Protein hydrolysates produced from rock lobster (Jasus edwardsii) Head: emulsifying capacity and food safety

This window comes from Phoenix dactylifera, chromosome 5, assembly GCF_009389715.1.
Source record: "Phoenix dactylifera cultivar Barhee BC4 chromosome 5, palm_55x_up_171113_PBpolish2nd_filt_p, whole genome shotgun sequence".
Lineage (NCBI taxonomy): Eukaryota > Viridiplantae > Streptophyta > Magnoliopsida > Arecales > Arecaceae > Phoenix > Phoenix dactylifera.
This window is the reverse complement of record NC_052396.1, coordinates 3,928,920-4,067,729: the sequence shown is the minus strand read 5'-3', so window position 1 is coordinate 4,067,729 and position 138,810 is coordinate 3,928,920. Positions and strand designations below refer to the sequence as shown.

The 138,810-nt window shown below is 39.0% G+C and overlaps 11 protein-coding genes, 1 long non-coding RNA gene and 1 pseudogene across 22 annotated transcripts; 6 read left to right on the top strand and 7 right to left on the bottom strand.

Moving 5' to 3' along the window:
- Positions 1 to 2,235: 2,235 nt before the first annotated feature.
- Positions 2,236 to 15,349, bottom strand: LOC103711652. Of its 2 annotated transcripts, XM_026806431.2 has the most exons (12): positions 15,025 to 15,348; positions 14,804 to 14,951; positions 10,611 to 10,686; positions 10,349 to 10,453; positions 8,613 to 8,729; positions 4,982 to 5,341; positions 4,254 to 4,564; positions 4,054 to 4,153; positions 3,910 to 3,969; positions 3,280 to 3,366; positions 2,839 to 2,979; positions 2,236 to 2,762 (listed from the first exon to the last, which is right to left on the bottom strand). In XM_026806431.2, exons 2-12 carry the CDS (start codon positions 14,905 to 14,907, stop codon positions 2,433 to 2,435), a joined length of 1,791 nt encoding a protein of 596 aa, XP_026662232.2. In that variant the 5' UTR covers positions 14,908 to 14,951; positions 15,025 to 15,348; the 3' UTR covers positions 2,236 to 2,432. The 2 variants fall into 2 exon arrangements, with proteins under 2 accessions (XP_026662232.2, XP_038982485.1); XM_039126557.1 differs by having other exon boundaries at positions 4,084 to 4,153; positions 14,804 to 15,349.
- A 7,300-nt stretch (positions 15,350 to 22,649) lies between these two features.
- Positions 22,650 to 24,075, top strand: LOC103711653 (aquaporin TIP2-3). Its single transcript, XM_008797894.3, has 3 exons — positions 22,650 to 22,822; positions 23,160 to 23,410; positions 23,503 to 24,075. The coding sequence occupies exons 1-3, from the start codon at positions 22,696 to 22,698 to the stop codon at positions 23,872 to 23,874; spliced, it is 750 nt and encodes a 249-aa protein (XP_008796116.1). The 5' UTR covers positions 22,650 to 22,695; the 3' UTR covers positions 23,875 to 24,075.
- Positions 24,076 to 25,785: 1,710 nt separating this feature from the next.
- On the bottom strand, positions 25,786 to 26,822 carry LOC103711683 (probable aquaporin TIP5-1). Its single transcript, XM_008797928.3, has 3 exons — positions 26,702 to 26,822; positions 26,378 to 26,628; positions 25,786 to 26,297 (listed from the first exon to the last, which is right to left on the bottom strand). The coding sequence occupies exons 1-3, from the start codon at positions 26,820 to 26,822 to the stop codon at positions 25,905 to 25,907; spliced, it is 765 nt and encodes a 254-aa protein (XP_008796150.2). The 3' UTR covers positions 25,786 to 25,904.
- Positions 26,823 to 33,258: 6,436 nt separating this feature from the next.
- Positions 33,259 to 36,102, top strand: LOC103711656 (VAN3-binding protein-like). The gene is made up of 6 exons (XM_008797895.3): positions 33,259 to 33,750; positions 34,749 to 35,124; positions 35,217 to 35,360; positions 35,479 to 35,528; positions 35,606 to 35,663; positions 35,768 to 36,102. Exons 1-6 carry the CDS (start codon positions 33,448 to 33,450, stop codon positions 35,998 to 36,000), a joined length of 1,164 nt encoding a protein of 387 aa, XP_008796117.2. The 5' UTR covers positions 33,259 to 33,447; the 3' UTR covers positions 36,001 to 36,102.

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Lobster protein hydrolysates (LPH) were produced by an enzymatic process using a proteinase Alcalase, and a chemical process at strong alkaline condition (pH of 14), from rock lobster head (RLH), respectively. The chemical process recovered about 30% more protein than the enzymatic process (84.9% recovery of total protein in RLH by the chemical process and 54.5% recovery of total protein in RLH by the enzymatic process). The emulsifying capacity of LPH produced by the chemical process (69.7 m2/g) was significantly higher than the emulsifying capacity of the LPH produced by the enzymatic process (20.7 m2/g), and also exceeds the emulsifying capacity of cow gelatine (50.3 m2/g), a commercial emulsifier in the food industry. LPH produced by the chemical process possess 30.3% essential amino acids. This content is comparable with the essential amino acid content of fish protein, a commonly recognized food resource for essential amino acid supplement for human. The content of heavy metals, including inorganic arsenic, of LPH is lower than the standard levels regulated by Food Standard Australia and New Zealand (FSANZ). These results demonstrated the potential value of LPH used as a safe emulsifier with significant nutritional value for the food industry.
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